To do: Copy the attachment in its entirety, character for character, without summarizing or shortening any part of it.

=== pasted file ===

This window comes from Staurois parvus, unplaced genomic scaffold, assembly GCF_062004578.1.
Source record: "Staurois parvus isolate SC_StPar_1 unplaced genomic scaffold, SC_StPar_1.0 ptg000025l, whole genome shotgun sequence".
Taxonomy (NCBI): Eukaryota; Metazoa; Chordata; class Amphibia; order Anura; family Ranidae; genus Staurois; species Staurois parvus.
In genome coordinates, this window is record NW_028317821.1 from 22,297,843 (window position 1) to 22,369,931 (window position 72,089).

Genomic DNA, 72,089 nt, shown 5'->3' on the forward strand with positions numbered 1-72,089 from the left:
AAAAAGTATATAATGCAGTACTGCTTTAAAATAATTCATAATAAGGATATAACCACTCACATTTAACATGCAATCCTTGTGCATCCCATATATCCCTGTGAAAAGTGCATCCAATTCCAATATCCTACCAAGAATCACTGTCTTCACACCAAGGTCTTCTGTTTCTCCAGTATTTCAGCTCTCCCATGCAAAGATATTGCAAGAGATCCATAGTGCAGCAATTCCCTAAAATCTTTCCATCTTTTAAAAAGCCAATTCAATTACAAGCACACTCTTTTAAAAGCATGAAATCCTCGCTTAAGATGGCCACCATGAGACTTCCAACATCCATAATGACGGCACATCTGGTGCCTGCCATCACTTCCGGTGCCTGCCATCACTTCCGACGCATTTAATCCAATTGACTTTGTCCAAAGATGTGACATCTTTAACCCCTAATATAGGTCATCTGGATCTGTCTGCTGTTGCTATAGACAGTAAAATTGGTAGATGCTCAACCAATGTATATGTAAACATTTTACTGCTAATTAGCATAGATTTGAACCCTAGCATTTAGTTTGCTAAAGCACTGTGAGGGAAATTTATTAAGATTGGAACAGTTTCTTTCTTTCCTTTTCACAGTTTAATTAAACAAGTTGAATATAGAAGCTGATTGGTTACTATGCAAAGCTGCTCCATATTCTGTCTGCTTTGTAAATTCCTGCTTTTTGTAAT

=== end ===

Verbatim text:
This window comes from Staurois parvus, unplaced genomic scaffold, assembly GCF_062004578.1.
Source record: "Staurois parvus isolate SC_StPar_1 unplaced genomic scaffold, SC_StPar_1.0 ptg000025l, whole genome shotgun sequence".
Taxonomy (NCBI): Eukaryota; Metazoa; Chordata; class Amphibia; order Anura; family Ranidae; genus Staurois; species Staurois parvus.
In genome coordinates, this window is record NW_028317821.1 from 22,297,843 (window position 1) to 22,369,931 (window position 72,089).

Genomic DNA, 72,089 nt, shown 5'->3' on the forward strand with positions numbered 1-72,089 from the left:
AAAAAGTATATAATGCAGTACTGCTTTAAAATAATTCATAATAAGGATATAACCACTCACATTTAACATGCAATCCTTGTGCATCCCATATATCCCTGTGAAAAGTGCATCCAATTCCAATATCCTACCAAGAATCACTGTCTTCACACCAAGGTCTTCTGTTTCTCCAGTATTTCAGCTCTCCCATGCAAAGATATTGCAAGAGATCCATAGTGCAGCAATTCCCTAAAATCTTTCCATCTTTTAAAAAGCCAATTCAATTACAAGCACACTCTTTTAAAAGCATGAAATCCTCGCTTAAGATGGCCACCATGAGACTTCCAACATCCATAATGACGGCACATCTGGTGCCTGCCATCACTTCCGGTGCCTGCCATCACTTCCGACGCATTTAATCCAATTGACTTTGTCCAAAGATGTGACATCTTTAACCCCTAATATAGGTCATCTGGATCTGTCTGCTGTTGCTATAGACAGTAAAATTGGTAGATGCTCAACCAATGTATATGTAAACATTTTACTGCTAATTAGCATAGATTTGAACCCTAGCATTTAGTTTGCTAAAGCACTGTGAGGGAAATTTATTAAGATTGGAACAGTTTCTTTCTTTCCTTTTCACAGTTTAATTAAACAAGTTGAATATAGAAGCTGATTGGTTACTATGCAAAGCTGCTCCATATTCTGTCTGCTTTGTAAATTCCTGCTTTTTGTAAT